On John McCain’s Health Care Plan

John McCain has offered a health care plan as part of his platform.

Employer provided health insurance would be taxed as income, and then the taxpayer would receive a tax credit when they file their 1040s — $2,500 for the individual, $5,000 for a family. For workers who can’t get health insurance through their job, or for those who can’t get health insurance period, under McCain’s plan they can pay for it out of pocket, and then come tax time they get some portion of that back, to the level of the tax credits. Says the Wall Street Journal:

This would allow people to buy health coverage on the open market, where they may have more choices and might look for a better bargain.

In exchange, the government would begin taxing the value of health benefits people get through work. If an employer spends $10,000 to buy a worker health insurance, the worker would pay taxes on that money.

In the Vice Presidential debate, Alaska governor Sarah Palin said that this was revenue neutral to the federal government. You pay more taxes through withholding, because your income, as far as the federal government is concerned, has gone up by the value of your health care benefits. And then you get it back as a tax credit in April.

Barack Obama, speaking at a rally in Asheville, North Carolina yesterday, called this a “shell game.” It’s moving money around, but it doesn’t fix the fundamental problem of the uninsured. If someone is uninsured now, it’s likely as not because they can’t afford it. Under McCain’s plan, this doesn’t make health insurance more affordable in the short term, and getting a larger tax refund, due to the tax credit, doesn’t help people pay for health insurance on a monthly basis. And some employers may end up dropping health insurance for their employees under McCain’s plan, as they would be under no obligation to offer insurance if, under the McCain plan, employees could buy it on the open market. All McCain’s plan does is give more money over the insurance companies and the drug companies, but doesn’t help with the ability of Americans to get the health care they need.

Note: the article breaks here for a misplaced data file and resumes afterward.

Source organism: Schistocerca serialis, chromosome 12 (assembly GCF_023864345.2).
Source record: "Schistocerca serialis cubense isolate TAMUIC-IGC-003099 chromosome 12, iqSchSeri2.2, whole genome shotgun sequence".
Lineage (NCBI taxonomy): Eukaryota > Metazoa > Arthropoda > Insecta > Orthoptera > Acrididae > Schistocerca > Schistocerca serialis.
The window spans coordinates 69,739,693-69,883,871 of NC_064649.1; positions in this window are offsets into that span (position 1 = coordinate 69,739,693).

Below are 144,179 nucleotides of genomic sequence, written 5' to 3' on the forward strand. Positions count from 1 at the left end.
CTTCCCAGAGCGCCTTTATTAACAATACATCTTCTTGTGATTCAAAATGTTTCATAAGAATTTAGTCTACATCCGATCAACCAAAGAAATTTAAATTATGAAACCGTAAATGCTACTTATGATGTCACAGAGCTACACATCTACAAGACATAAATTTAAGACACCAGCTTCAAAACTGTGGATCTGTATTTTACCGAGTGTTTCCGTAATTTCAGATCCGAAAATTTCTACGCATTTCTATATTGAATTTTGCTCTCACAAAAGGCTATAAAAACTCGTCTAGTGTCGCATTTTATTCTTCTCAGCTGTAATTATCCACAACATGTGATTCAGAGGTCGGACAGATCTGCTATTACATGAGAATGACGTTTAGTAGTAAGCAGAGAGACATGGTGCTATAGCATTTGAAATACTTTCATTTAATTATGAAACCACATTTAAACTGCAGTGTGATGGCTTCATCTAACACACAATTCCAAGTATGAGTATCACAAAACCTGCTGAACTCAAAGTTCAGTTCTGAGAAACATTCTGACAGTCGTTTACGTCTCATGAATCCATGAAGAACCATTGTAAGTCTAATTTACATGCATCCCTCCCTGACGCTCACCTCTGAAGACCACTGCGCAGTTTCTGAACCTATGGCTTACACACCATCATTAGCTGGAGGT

Finally, there’s one part of McCain’s plan that has gone unnoticed.

He’s also going to slash Medicare and Medicaid funding: “John McCain would pay for his health plan with major reductions to Medicare and Medicaid.”

McCain’s plan, it turns out, is not revenue neutral. It would end up costing the federal goverment 1.3 trillion dollars over the next decade.

So, not only does it not make health care more affordable, not only does it not reduce the ranks of the uninsured, but this plan reduces health care access for the elderly by making it more expensive and it adds 1.3 trillion dollars to an already swollen national debt.

This is John McCain’s plan.

If you’re uninsured, you cannot in good conscience vote for John McCain. Because he won’t help you.

If you’re working, you cannot in good conscience vote for John McCain. Because either you’ll see a massive increase in your tax withholding at work, or your employer will drop your health coverage altogether.

If you’r elderly, you cannot in good conscience vote for John McCain. Because he is going to make your health care vastly more expensive.

There is a health care crisis in this country. Maybe you don’t care about the uninsured and the elderly. Maybe the rising costs don’t affect you because you have an awesome health care plan through work.

There’s no way around this. If your health care matters to you, if your access to health care matters to you, John McCain’s health care plan will harm you. It will hurt you in the pocket book immediately, and that will decrease your ability to get the health care you need when you need it.

That’s what matters. John McCain’s plan affects you.

ETA: Paul Krugman of the New York Times weighs in with a more detailed analysis. His conclusion? “[The] McCain plan would do for health care what deregulation has done for banking. And I’m terrified.”

2 thoughts on “On John McCain’s Health Care Plan

  1. If you’re working, you cannot in good conscience vote for John McCain. Because either you’ll see a massive increase in your tax withholding at work, or your employer will drop your health coverage altogether.

    Then I fill out a new W4, so the withholding drops back down to its old level. And I don’t really see the latter as a concern; it’s not like they’re under an obligation to provide it now, so the new plan is hardly an incentive to drop it.

    I agree that the other two groups are SOL. But the only problem I see, as an insured worker, is that the tax breaks aren’t planned to rise at the rate of inflation in the health care market.

    Is there something else that I’m missing?

    (BTW: the Ring Around the Sky description in the right sidebar is lorem ipsum.)

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